WINCHESTER — A year after the mass shooting at Umpqua Community College that left 10 people dead and those living in disarray, several Douglas County leaders shared their views about community recovery.

UCC President Debra Thatcher provided encouraging words about the college and community recovery in the wake of the Oct. 1 campus tragedy.

“Oct. 1 will be another step in the healing process here at the college,” she said. “The community may feel like it’s moving ahead, but there are going to be individuals who will be hit hard by the memories the one-year mark brings back, so we’ll have a temporary setback in our healing process, but I think from there on out, it’s going to be a positive trajectory.”

Despite the challenges brought on by the Oct. 1 shooting, Thatcher chose to move to this community earlier this year to lead the college as president and to assist with ongoing recovery efforts.

“These shootings occur around the world in random, unpredictable ways, and the people who typically do them have a mental illness or some other (issue) in their lives, so you don’t know when they will strike,” she said. “What was special about it here is that this community did not fall apart because of it.”

Ford Family Foundation President Anne Kubisch believes that people within the community who were directly impacted by Oct. 1 will never recover, and will continue to think about it every day. She believes the rest of the community will have good days and bad days.

“Sometimes we live our everyday lives as if it never happened, and then something happens that triggers our memories and emotions, and throws us right back into how we felt right after the tragedy,” she said.

Learning from other cities that have experienced tragic events, Kubisch said that Roseburg must prepare for the long haul. She added that 20 years later, people in Oklahoma City are still receiving mental health counseling.

“The good news is that our community came together to support each other, to heal and to create a Douglas County that was even better than before,” Kubisch said. “I’m not sure we would have had the sense of community and common purpose before the UCC tragedy.”

Roseburg City Administrator Lance Colley believes the community has done a great job with recovery efforts by supporting the college and the families impacted by the tragedy.

“A lot of healing and recovery has taken place, but there are still a number of individuals who today and for sometime in the future will still need support,” Colley said.

He explained that a number of groups have been created within the community to assist those individuals still in need, like the Community Healing And Recovery Team and The Leadership Council.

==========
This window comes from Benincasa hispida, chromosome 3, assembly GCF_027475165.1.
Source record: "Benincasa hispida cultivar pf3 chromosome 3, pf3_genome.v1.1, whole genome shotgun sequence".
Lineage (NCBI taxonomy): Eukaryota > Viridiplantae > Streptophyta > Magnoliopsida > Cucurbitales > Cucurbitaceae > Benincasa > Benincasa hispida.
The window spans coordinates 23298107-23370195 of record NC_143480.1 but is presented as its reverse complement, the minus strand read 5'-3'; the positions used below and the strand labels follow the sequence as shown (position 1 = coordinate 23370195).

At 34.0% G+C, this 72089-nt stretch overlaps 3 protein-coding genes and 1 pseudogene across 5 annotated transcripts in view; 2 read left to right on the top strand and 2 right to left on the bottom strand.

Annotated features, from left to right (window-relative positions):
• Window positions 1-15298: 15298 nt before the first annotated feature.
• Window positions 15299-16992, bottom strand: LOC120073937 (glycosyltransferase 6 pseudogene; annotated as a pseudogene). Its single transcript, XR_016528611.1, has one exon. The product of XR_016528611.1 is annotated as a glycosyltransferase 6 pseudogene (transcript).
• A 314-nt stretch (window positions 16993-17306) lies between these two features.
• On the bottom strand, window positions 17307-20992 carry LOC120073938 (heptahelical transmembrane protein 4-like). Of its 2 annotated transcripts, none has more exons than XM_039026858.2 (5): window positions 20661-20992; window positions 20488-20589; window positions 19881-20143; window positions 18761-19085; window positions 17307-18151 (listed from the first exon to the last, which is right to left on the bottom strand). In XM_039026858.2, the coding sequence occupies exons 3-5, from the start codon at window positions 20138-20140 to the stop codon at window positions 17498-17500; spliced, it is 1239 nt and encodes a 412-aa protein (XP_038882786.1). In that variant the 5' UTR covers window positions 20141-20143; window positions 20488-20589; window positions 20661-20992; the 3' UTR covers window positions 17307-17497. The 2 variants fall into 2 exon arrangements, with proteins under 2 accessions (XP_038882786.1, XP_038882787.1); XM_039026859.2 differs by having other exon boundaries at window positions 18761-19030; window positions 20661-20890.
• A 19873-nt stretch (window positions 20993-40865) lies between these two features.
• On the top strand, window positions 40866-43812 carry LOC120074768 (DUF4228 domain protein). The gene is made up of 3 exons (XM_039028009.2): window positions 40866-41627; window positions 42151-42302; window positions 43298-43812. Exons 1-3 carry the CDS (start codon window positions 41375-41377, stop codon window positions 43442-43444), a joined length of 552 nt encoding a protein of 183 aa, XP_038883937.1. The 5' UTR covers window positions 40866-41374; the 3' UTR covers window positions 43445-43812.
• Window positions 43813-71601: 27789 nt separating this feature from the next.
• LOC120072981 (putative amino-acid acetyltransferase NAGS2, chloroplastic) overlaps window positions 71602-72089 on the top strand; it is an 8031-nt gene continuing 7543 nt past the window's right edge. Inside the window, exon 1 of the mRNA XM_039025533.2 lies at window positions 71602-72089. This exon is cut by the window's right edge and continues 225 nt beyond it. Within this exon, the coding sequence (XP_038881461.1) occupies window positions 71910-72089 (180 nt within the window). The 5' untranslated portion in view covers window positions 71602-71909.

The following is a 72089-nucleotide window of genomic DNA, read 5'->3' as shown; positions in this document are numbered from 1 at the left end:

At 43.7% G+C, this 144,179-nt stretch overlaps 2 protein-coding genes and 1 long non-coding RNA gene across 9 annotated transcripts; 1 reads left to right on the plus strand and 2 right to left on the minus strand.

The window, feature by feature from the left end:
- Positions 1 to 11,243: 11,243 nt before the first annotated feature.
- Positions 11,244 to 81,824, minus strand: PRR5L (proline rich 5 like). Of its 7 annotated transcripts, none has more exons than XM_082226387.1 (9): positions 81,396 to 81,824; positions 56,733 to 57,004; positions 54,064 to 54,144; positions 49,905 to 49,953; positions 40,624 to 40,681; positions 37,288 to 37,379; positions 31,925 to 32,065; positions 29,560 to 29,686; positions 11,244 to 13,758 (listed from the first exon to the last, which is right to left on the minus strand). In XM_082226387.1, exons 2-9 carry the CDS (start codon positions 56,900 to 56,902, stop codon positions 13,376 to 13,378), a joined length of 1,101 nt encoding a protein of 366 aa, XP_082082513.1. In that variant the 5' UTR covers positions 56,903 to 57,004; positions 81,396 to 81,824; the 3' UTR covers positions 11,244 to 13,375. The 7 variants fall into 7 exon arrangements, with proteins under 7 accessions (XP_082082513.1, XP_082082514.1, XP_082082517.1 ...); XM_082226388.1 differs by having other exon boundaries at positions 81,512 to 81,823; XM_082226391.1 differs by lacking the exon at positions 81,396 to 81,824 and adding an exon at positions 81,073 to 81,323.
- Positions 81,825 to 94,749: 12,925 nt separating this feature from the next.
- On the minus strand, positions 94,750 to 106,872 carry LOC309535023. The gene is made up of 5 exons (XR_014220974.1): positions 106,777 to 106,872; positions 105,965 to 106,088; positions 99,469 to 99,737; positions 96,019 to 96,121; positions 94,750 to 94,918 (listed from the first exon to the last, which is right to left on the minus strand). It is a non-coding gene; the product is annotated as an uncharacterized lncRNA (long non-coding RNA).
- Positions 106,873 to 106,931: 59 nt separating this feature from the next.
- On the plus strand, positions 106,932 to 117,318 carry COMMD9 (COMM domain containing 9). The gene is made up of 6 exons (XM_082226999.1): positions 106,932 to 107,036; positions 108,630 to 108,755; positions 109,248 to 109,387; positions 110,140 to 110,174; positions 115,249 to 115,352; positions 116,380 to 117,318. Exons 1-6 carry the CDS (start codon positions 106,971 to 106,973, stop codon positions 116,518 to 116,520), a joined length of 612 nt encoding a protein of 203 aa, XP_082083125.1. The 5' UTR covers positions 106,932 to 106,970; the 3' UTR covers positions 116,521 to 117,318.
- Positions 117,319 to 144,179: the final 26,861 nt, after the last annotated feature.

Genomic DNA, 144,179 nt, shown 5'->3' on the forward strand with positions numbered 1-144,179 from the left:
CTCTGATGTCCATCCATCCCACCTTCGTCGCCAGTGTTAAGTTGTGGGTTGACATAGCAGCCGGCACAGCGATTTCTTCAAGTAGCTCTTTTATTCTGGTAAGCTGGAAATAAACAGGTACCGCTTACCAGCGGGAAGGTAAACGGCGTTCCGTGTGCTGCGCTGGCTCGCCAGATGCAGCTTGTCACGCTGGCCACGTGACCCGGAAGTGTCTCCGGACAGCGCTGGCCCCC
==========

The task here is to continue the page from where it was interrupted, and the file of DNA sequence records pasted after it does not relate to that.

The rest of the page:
CHART continues to meet once a month with representatives from local government, nonprofits, organizations, and with the medical, mental health and faith based communities. It attempts to understand ongoing issues while generating opportunities to meet those needs.

Roseburg Public Schools Superintendent Gerry Washburn provided his views on community recovery with an outlook on local schools.

“Roseburg is incredibly resilient, but we will never look at our schools the same. Parents will always have worries in the back of their minds,” he said.

He believes that the pain will grow less with each passing year, but for some people it won’t.

“We are still grieving and there will continue to be emotional fallout from it for years to come. We need to be prepared for that and support people as that occurs,” Washburn said.

The Rev. Kathleen Flynn of the Unity of Roseburg was previously a hospice chaplain and believes recovery takes whatever amount of time it takes.

“When we experience a loss, the whole year that follows is a reminder of the anniversaries, the birthdays, the special times, so as we come up on Oct. 1 again, we are remembering as a community,” Flynn said.

She also explained that even though community members did not know the Oct. 1 victims directly, they experienced grief because they are part of the whole of this community and they too were touched by Oct. 1.

“They needed permission to grieve for that and to grieve for families that they didn’t even know and to hold them in the light,” Flynn said.

Leaders of St. Joseph Catholic Church in Roseburg said they continue to see recovery within the faith community as well.

“As a community we still see that there is a lot of pain,” said Pauline Schulze, business administrator at St. Joseph Catholic Church. “I think that people are still dealing with issues like post traumatic stress and coming to grips with what unfolded a year ago.”

She added that “people need to feel like they can put their next foot forward and move on with their lives. Not to forget, but to be able to move on in a positive manner that is not self destructive and gives back to the community.”

Pastor Jose Campos of St. Joseph said recovery is a slow process. He has met with several families directly involved with the tragedy.

“I am trying to visit the different families to continue to have that contact and to ask God to be with them and to assist them in this process of healing,” Campos said. “It takes time because our wounds are very deep in the soul.”

Through ongoing recovery efforts, the St. Joseph parish dedicated a UCC memorial Friday in front of the Roseburg church. The 8-foot-tall statue of the Virgin Mary will face the college with her arms extended to behold the sad event that took place on Oct. 1, 2015.

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Education and Arts and Entertainment Reporter

Vera Westbrook is the education, nonprofits, and arts and entertainment reporter for The News-Review. She can be reached at 541-957-4216 or by email at

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